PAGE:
Georgia Conflict - Open Thread #4
The Georgian interior minister, Shota Upiashvili, said at a Tbilisi news conference that the Russians today carried out an attack on a railway bridge near the Georgian village of Grakali paralyzing the whole Georgian railway system.
KASPI, Georgia, Aug 16 (Reuters) - A Reuters television crew verified on Saturday that a railway bridge on the main line west of the Georgian capital Tbilisi has been destroyed. . .
Villagers said an explosive device had been detonated remotely on Saturday by men in military uniforms.
Russia has won in the conflict in Georgia, and we are in the process of sorting out what happens next. Various ones have written what they see happening.
But this week's offensive, during which British Petroleum shut down an oil pipeline and temporarily stopped pumping gas through Georgia, has called into question plans for a Eurasian corridor free from Russian interference.
"The Caspian region is wondering what this means for the future," says Giorgi Vashakmadze, an energy executive in Georgia. "Russia is showing it controls this corridor."
Now, Georgia's vulnerability may have dealt a lethal blow to Nabucco and plans for a trans-Caspian pipeline.
"A trans-Caspian gas pipeline can be considered a forever buried chimera," said Pavel Baev, an energy expert at the International Peace Research Institute in Oslo. "It became clear for all the participants of these energy games that nothing will go through the Caspian Sea."
Europe was "shocked" by the instability and realized that "hardly anyone would invest money in new projects" associated with Georgia, said Konstantin Simonov, director of the Fund for National Energy Security.
Georgia: A Blow to US Energy by Steve LeVine
What about the White House's plans for a pipeline to ship natural gas to Europe? The proposed pipeline's success depends on Turkmenistan, which has the fourth-largest natural gas reserves on the planet, an estimated 3 trillion cubic meters. The Turkmen are cautious: Under former President Saparmurat Niyazov, they refused to defy the Russians and support the construction of the Baku-Ceyhan pipeline. "[Niyazov] thought about it and probably decided he didn't want to wake up dead," says former U.S. diplomat Wolf.
The assault on Georgia may make the Turkmen even more wary of the new pipeline. Instead, they may end up cutting a deal with the Russians, who are vigorously pursuing new gas pipelines of their own in a bid to dominate energy in the region. "A new Iron Curtain," says analyst Ruppel, "is descending around the periphery of Russia."
"This is not about oil," said Kimberly Marten, an expert on Russian defense and foreign policy at Barnard College. "The only oil at stake is what's flowing through the BTC pipeline to Turkey, something that involves many big Western oil companies; and if Russia were to do anything to disrupt that, it would become a pariah in Europe." . . .
The war may have weakened Ukraine's bid to enter NATO, some experts predicted, because of European concerns about antagonizing Russia. The defeat of Georgia, an ally of Washington, also could reduce the influence of the United States in the former Soviet Union — particularly among the rulers of Central Asia.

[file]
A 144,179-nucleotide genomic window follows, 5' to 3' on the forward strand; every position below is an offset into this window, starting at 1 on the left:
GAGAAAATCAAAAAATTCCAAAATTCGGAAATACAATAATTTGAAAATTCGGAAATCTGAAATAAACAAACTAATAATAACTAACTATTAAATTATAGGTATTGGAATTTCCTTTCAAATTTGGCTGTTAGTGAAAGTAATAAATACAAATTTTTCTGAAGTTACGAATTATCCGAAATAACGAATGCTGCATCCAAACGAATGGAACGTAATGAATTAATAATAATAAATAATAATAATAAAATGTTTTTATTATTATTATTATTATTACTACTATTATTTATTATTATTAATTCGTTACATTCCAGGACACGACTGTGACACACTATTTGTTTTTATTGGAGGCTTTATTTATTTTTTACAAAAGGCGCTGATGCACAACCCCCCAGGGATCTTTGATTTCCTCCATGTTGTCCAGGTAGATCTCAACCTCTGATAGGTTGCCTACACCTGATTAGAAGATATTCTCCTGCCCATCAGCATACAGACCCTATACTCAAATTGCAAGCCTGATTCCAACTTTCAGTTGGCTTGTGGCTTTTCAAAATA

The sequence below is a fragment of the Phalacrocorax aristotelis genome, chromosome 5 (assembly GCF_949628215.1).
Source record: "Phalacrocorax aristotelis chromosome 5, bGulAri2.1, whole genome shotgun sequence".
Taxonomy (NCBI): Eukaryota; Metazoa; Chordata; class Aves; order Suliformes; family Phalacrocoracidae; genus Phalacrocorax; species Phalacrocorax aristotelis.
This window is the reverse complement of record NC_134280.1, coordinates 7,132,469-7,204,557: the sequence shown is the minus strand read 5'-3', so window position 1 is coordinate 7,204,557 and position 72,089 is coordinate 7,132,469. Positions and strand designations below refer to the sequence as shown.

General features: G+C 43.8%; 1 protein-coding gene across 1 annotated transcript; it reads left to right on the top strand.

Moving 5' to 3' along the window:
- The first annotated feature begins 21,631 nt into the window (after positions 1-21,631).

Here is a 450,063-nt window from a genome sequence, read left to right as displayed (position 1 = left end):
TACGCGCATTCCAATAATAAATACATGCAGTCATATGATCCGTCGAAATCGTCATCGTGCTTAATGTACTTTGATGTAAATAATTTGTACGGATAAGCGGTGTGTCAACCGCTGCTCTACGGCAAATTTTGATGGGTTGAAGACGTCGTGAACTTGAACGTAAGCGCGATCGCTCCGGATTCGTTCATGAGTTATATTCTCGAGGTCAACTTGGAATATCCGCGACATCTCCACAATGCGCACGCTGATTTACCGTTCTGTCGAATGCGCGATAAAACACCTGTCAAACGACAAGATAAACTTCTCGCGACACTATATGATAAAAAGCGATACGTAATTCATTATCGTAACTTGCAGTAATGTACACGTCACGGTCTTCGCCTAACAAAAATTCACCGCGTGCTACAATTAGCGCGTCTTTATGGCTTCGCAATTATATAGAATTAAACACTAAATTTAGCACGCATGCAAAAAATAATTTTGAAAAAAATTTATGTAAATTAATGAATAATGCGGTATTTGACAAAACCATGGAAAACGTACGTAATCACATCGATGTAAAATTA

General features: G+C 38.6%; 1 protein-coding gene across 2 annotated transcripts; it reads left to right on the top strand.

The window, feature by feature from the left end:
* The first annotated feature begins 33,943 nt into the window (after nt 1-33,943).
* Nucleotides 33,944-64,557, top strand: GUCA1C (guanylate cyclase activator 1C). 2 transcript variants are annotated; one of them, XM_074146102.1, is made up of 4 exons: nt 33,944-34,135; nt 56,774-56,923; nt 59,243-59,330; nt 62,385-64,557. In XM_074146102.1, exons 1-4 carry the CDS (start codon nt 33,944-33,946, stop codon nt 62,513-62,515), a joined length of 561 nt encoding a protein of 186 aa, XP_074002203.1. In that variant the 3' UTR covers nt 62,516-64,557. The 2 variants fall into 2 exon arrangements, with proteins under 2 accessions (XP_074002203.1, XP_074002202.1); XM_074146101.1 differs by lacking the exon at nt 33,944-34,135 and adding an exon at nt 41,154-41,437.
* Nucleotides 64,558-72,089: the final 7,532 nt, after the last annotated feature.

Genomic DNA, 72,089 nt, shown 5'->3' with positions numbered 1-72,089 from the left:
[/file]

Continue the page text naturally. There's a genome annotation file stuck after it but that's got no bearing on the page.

TBILISI, Georgia (AP) — Secretary of State Condoleezza Rice says a proposed cease-fire she wants Georgia to sign with Russia protects Georgia's interests despite concessions to Moscow.
Russian soldiers are still occupying three towns in Georgia today as international efforts continue to resolve the crisis in the country.
Russia is vowing to remain in control of the towns until it is satisfied that the Georgian military is no longer capable of attacking the breakaway provinces of South Ossetia and Abkhazia.
Russia and Georgia have both accepted a French-brokered peace plan that requires them to return to the positions they held before Georgia launched an asault on South Ossetia last week.
Dmitry Orlov gives his view of what is happening in his blog:
It may be difficult for some people to grasp why it is that the Abkhaz or the Ossetians do not much fancy suddenly becoming Georgian, so let me offer you a precise analogy. Suppose Los Angeles, California, were to collapse as the USSR once did, and East L.A. quickly moved to declare its independence. Suppose, further, that the 88% of its population that is Hispanic/Latino voted that the other 12% were free to stay on as "guests," provided they only spoke Spanish. The teaching of English were to be forbidden. After some bloody skirmishes, East L.A. split up into ethnic enclaves. Then some foreign government (say, Russian, or Chinese) stepped in and started shipping in weapons and providing training to the Latino faction, in support of their efforts to restore East L.A.'s "territorial integrity." As a non-Hispanic resident of East L.A., would you then (1) run and hide, (2) stay and fight, or (3) pick up a copy of "Spanish for Dummies" and start cramming?